More than anything, though, we love the atmosphere of the beginning, which until it deteriorates into the bog-standard welter of alien/psychic energy explanations is powerfully creepy. The modern-day Civil War recreation wrong-foots the audience right from the beginning, and that's sustained very nicely with the appearance of Will and the sparkly things. It's impossible to get a handle on exactly what's going on for quite some time, and that combined with the feeling of menace provides a genuine behind the sofa experience.
Characterisation suffers from the cramped format, but considering that, it's not too bad. Will Fletcher's an underused but appealing character, Ben as the voice of reason is a good contrast to Sir George the standard possessed guy, and we really really like the wonderfully strange Willow. (We're split on whether the best Willow moment is his threat to undress Tegan, his telling Tegan she's annoying him or his standing impassively by as if he's waiting for a bus while some poor sucker manfully tries to ram the TARDIS with a polystyrene brick. Superb stuff.)
Jane is a bit too much like an over-eager Labrador puppy, and Andrew Verney's totally wasted (how did a man so sensible manage to have a granddaughter like Tegan?), but you can't have everything. As for the TARDIS crew, Turlough's annoyingly shed much of his coward persona here, Tegan's about what you'd expect and Peter Davison picks up the unusual opportunities the script offers the Doctor and runs with them.
Okay, so it's not Citizen Kane. But providing you don't think too hard about the plot, it's actually quite fun. And we can't say fairer than that.
MORAL: When you see a maypole, leg it.
GOT A PEN?
Why oh why do good characters invariably insist on announcing to evil characters their plans to stop said evil characters? Jane could just sneak off into another room and phone the police, but oh no, that would be mean and underhanded. Apparently.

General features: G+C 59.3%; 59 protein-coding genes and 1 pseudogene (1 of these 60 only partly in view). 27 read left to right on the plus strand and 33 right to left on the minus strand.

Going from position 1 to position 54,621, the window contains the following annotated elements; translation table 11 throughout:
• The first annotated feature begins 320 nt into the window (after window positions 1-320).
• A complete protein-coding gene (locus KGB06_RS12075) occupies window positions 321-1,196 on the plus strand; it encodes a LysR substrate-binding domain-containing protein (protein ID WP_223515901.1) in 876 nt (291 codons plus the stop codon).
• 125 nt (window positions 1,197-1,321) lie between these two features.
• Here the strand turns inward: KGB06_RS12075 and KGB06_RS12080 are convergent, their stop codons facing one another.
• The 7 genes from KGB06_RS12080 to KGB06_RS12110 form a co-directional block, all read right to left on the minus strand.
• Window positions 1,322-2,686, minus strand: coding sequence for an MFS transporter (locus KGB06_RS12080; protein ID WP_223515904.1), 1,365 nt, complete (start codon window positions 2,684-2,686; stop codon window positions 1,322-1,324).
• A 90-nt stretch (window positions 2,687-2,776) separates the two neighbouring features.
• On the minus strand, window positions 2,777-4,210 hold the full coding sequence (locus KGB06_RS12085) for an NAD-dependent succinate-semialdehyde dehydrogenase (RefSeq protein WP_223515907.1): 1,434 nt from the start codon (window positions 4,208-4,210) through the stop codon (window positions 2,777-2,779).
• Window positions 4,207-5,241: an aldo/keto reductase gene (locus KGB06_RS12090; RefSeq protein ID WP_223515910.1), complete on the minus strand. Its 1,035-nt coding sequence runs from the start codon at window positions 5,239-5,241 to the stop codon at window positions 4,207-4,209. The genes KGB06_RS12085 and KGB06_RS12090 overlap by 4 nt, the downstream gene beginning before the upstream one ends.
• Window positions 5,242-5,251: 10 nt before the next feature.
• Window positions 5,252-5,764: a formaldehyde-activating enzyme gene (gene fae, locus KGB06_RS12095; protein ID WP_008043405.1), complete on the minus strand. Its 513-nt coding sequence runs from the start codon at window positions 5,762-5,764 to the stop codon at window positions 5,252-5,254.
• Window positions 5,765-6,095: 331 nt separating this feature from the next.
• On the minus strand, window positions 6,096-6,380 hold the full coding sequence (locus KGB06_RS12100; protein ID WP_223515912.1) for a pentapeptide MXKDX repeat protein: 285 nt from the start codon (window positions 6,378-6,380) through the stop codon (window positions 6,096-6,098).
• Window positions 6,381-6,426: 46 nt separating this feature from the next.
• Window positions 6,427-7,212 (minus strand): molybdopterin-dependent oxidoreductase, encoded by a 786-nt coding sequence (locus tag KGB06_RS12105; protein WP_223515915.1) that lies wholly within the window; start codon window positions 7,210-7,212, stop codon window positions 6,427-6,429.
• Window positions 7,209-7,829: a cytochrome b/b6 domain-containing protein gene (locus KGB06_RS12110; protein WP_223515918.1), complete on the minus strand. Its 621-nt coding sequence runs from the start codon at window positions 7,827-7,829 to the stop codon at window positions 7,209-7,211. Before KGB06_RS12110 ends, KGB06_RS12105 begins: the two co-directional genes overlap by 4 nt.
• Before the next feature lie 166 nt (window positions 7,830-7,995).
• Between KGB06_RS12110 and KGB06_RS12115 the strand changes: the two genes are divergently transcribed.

HEARTS OF OAK
By the sound of it, the floor of the church is made of the same kind of stone as the streets in
Willow leaves Tegan alone to put the dress on, right? So how does she manage to lace it up at the back?
WEIGHT AND SEE
As stone falls from the wall in front of the Malus at the end of episode one, you can see a big chunk of it that's grey on both sides but a suspiciously polystyrene-like white along the edges.
INTO THE JAWS OF DEATH RODE THE 500
They only had to come up with one cliffhanger, and they still only managed a pathetically flabby one. The Doctor trots forward in front of the Malus for no apparent reason and stands with his hands over his ears instead of running away, again for no apparent reason. Ooh, the tension is killing us.
YOU DON'T SAY
A round of applause, please, for Peter Davison's wonderfully sarcastic delivery of the line "Yes, I know" when Jane says "You must stop him!". If only the Fifth Doctor had had a few more opportunities like that.
Peter Davison momentarily struggles for the names of his companions in the line: "I must search for... Turlough and Will". And who could blame him? We wouldn't be falling over ourselves to find Turlough either.
CAN WE KEEP IT, DAD?
Much as we hate the way people keep trooping in and out of the TARDIS without as much as blinking, that adorable little mini-me Malus makes it all worthwhile. And need we add - green goo!!
We love the way the huge chunk of rock Turlough uses to assault Willow with falls noiselessly to the floor.
The TARDIS crew visit this time period in the first place so that Tegan can spend some time with her grandfather. So why is the Doctor in such an all-fired hurry to rush off at the end?